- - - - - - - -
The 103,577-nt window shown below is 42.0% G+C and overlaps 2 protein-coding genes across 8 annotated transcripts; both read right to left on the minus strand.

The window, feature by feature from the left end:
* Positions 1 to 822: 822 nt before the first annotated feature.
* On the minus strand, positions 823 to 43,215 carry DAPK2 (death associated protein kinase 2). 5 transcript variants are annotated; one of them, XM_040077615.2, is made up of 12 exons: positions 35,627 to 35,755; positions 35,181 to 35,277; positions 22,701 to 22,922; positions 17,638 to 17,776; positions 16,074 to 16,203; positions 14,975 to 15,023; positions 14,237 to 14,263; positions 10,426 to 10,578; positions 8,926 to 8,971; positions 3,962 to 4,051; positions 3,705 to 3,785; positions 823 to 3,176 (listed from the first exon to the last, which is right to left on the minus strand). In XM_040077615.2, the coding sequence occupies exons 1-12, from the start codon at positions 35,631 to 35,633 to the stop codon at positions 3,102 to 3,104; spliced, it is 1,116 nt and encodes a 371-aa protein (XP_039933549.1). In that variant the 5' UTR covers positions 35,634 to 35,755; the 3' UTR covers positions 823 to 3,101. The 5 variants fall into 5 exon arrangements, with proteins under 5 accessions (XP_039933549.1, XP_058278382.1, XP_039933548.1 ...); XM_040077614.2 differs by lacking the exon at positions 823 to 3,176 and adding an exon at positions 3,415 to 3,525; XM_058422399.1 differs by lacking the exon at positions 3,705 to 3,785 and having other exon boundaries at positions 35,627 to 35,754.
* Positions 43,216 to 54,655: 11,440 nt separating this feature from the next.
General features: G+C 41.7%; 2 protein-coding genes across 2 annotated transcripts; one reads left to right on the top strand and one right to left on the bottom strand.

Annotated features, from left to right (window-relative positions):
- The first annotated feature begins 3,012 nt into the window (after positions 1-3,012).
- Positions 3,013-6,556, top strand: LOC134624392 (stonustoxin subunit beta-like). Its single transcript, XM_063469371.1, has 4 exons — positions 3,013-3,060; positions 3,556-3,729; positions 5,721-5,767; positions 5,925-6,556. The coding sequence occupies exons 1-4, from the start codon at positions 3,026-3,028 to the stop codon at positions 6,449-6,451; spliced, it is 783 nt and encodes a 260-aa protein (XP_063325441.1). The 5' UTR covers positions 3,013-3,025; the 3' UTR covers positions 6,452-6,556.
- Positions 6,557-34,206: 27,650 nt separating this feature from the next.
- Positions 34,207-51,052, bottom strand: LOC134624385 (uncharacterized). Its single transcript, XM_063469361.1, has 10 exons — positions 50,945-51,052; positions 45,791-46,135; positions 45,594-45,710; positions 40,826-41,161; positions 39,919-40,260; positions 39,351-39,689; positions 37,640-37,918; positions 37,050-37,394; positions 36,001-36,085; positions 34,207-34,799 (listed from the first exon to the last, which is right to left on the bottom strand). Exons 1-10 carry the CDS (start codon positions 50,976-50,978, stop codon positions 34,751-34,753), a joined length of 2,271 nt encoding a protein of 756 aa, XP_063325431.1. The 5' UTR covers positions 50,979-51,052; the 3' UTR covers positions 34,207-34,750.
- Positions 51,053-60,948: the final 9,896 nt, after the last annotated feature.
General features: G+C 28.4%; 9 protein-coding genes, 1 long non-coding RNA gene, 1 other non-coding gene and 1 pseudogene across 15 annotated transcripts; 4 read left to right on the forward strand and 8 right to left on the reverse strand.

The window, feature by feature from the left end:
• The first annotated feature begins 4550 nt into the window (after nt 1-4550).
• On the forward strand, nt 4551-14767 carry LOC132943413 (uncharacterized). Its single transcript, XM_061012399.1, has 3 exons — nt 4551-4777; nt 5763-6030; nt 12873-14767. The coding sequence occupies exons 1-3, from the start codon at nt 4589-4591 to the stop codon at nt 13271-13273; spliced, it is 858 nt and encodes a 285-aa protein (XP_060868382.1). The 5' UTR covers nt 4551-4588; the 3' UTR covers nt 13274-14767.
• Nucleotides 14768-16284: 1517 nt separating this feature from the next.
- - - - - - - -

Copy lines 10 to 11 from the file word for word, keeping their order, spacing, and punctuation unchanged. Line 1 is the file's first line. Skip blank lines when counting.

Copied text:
- Positions 6,557-34,206: 27,650 nt separating this feature from the next.
- Positions 34,207-51,052, bottom strand: LOC134624385 (uncharacterized). Its single transcript, XM_063469361.1, has 10 exons — positions 50,945-51,052; positions 45,791-46,135; positions 45,594-45,710; positions 40,826-41,161; positions 39,919-40,260; positions 39,351-39,689; positions 37,640-37,918; positions 37,050-37,394; positions 36,001-36,085; positions 34,207-34,799 (listed from the first exon to the last, which is right to left on the bottom strand). Exons 1-10 carry the CDS (start codon positions 50,976-50,978, stop codon positions 34,751-34,753), a joined length of 2,271 nt encoding a protein of 756 aa, XP_063325431.1. The 5' UTR covers positions 50,979-51,052; the 3' UTR covers positions 34,207-34,750.